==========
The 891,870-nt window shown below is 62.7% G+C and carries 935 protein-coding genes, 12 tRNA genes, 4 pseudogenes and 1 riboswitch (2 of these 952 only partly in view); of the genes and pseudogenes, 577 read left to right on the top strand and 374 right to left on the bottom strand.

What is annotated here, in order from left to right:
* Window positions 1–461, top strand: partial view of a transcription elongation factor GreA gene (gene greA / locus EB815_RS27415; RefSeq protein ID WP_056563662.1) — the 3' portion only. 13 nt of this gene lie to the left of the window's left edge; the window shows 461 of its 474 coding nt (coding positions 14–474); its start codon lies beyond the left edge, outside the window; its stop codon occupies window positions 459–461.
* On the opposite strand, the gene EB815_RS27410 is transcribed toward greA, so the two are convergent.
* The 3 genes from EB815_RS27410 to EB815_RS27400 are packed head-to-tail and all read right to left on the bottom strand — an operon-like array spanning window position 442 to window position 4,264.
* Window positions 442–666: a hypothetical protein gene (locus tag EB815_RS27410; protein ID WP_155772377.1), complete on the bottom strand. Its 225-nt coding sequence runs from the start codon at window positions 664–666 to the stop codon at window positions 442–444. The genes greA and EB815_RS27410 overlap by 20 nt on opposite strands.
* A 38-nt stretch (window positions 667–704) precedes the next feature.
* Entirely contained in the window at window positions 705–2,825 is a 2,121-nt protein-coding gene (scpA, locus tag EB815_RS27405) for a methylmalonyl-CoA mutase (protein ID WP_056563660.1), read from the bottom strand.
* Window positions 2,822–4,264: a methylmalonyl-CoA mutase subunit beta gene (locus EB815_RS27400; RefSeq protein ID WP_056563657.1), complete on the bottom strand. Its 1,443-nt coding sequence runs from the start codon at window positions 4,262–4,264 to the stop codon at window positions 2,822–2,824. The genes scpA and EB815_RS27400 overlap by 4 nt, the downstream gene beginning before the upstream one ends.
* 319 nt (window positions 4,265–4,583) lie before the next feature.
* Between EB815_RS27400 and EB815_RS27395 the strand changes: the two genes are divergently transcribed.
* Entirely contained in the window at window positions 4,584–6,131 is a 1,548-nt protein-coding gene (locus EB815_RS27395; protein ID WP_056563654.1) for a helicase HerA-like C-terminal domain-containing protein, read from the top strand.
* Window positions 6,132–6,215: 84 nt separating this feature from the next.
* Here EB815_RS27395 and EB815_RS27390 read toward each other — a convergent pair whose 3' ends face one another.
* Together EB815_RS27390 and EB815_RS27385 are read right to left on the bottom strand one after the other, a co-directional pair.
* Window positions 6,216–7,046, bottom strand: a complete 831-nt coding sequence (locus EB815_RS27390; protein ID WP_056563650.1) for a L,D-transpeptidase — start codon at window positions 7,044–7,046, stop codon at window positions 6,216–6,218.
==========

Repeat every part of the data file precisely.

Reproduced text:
The 891,870-nt window shown below is 62.7% G+C and carries 935 protein-coding genes, 12 tRNA genes, 4 pseudogenes and 1 riboswitch (2 of these 952 only partly in view); of the genes and pseudogenes, 577 read left to right on the top strand and 374 right to left on the bottom strand.

What is annotated here, in order from left to right:
* Window positions 1–461, top strand: partial view of a transcription elongation factor GreA gene (gene greA / locus EB815_RS27415; RefSeq protein ID WP_056563662.1) — the 3' portion only. 13 nt of this gene lie to the left of the window's left edge; the window shows 461 of its 474 coding nt (coding positions 14–474); its start codon lies beyond the left edge, outside the window; its stop codon occupies window positions 459–461.
* On the opposite strand, the gene EB815_RS27410 is transcribed toward greA, so the two are convergent.
* The 3 genes from EB815_RS27410 to EB815_RS27400 are packed head-to-tail and all read right to left on the bottom strand — an operon-like array spanning window position 442 to window position 4,264.
* Window positions 442–666: a hypothetical protein gene (locus tag EB815_RS27410; protein ID WP_155772377.1), complete on the bottom strand. Its 225-nt coding sequence runs from the start codon at window positions 664–666 to the stop codon at window positions 442–444. The genes greA and EB815_RS27410 overlap by 20 nt on opposite strands.
* A 38-nt stretch (window positions 667–704) precedes the next feature.
* Entirely contained in the window at window positions 705–2,825 is a 2,121-nt protein-coding gene (scpA, locus tag EB815_RS27405) for a methylmalonyl-CoA mutase (protein ID WP_056563660.1), read from the bottom strand.
* Window positions 2,822–4,264: a methylmalonyl-CoA mutase subunit beta gene (locus EB815_RS27400; RefSeq protein ID WP_056563657.1), complete on the bottom strand. Its 1,443-nt coding sequence runs from the start codon at window positions 4,262–4,264 to the stop codon at window positions 2,822–2,824. The genes scpA and EB815_RS27400 overlap by 4 nt, the downstream gene beginning before the upstream one ends.
* 319 nt (window positions 4,265–4,583) lie before the next feature.
* Between EB815_RS27400 and EB815_RS27395 the strand changes: the two genes are divergently transcribed.
* Entirely contained in the window at window positions 4,584–6,131 is a 1,548-nt protein-coding gene (locus EB815_RS27395; protein ID WP_056563654.1) for a helicase HerA-like C-terminal domain-containing protein, read from the top strand.
* Window positions 6,132–6,215: 84 nt separating this feature from the next.
* Here EB815_RS27395 and EB815_RS27390 read toward each other — a convergent pair whose 3' ends face one another.
* Together EB815_RS27390 and EB815_RS27385 are read right to left on the bottom strand one after the other, a co-directional pair.
* Window positions 6,216–7,046, bottom strand: a complete 831-nt coding sequence (locus EB815_RS27390; protein ID WP_056563650.1) for a L,D-transpeptidase — start codon at window positions 7,044–7,046, stop codon at window positions 6,216–6,218.